Here are some insightful questions we use to help define our client’s positioning;

  • What do you want your brand to be known for among your target audience? Do you own that positioning?
  • What advantage do you have over your competition?  
  • Does your brand position match your companies KPI’s and vision?
  • Are your branding goals realistic and attainable?
  • Does your brand relate to the consumer on an emotional level?
  • Does your brand positioning contribute to long-term growth?

To determine the answers to these crucial questions, CNMI conducts a collaborative stakeholders meeting during which we come to mutually agreed upon conclusions and action items. Then we work toward crafting a positioning for your product and/or service.

Here are some key elements to consider when crafting your positioning;

  • Your positioning should differentiate your brand from the competition. The differential cannot be based solely on price or service.
  • Consumer perceptions should play a key role in crafting your position.
  • Consider your audiences, a positioning needs to add value for both consumers and stakeholders.
  • Your brand position must be believable and consistent in all areas.
  • Your product or service position should be easy to communicate and difficult to mimic.
  • Your positioning should match your personality and image and be sustainable over a long-term business cycle.

There are many brands who have gone to or are heading toward the branding graveyard. Radio Shack, Kodak and Blockbuster come to mind. I predict Target will make a strong come back!

If you are interesting in refining or developing your brand positioning, gaining greater market share or driving revenues, contact Jodi Cross at CNMI. We may be reached at jcross@crossnm.com or visit www.crossnm.com for more great marketing ideas.  


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Planning Overtakes Procrastination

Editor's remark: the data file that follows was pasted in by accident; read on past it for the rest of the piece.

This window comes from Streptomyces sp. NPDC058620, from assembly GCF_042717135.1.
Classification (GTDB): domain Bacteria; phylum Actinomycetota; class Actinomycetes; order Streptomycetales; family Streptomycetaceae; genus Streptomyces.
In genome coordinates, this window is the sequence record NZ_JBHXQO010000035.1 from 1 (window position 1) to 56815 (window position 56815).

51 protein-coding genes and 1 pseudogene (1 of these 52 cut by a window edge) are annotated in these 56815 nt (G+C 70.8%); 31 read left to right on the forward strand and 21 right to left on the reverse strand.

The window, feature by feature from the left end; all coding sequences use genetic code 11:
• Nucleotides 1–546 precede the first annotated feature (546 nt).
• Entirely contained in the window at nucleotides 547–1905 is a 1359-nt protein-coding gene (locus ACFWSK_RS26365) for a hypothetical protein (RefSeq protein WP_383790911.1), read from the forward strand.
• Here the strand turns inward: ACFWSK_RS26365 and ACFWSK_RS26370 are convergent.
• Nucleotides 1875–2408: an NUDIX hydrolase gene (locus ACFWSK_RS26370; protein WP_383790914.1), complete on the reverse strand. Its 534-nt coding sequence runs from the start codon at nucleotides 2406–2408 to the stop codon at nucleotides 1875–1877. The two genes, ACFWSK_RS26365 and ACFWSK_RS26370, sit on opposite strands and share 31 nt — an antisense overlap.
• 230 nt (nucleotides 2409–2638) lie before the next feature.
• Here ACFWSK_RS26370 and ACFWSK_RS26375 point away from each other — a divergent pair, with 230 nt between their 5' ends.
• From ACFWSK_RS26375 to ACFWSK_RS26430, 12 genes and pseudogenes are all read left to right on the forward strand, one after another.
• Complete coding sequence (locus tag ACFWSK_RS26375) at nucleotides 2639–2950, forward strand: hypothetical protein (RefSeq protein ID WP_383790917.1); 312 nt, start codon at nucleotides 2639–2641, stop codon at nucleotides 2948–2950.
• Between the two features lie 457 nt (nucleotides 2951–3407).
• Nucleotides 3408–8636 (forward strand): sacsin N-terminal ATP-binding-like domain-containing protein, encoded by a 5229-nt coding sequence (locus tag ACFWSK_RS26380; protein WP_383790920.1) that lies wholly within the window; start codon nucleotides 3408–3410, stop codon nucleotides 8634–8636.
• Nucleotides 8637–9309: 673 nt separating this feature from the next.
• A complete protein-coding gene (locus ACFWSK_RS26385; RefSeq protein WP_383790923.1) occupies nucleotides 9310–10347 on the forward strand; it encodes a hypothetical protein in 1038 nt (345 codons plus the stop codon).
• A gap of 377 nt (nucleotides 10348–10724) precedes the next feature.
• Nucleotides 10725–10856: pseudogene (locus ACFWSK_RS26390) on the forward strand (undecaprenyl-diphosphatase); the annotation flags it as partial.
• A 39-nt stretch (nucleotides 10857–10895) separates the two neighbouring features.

Planning Overtakes Procastination

By: Jodi Cross

Check Mate! I have declared war on procrastination! The piles have been building for months and my “to do” lists have a list of their own but nothing seems to get done. The key to ending the madness is planning.


Start by organizing your to-do lists and make priorities:

Make a list and write items down in categories

  • Breaking things into Personal or Professional action items

Prioritize 

Think of issues as:

  • Critical-these are things that must be done in an urgent time frame or their will be consequences.
  • Important-these items are action that must be taken but there are not   urgent consequence.

Layout tasks on your actual calendar

  • Schedule action items into small tasks.
  • Set deadlines and stick to them.

Avoid getting caught in the perfect trap 

  • Perfectionists can be the biggest procrastinators of all, it is part of their winning formula. Instead focus on progress.

Minimize Interruptions and distractions

  • Set a time to get projects done. Check your emails during certain windows during your day to avoid distractions.
  • Compartmentalize work flow and return calls later. Stays focused on projects and see them through. Once a task is completed check your email list and return your calls during set times throughout the day. This will make your time more productive.

Build in rewards

  • Think about big and small rewards you can give yourself if you finish a project.
  • Use positive, pleasurable outcomes to motivate you to complete a project.
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They Call It… The Journey Through the Clouds

 


Last month we traveled from Calgary to Vancouver on a trip they call the Journey through the Clouds. We saw majestic mountains, scenic valleys, wildlife and azure lakes. Part of our vacation was aboard a train called the Rocky Mountaineer, which set an enjoyable pace through Western Canada and across the Great Divide.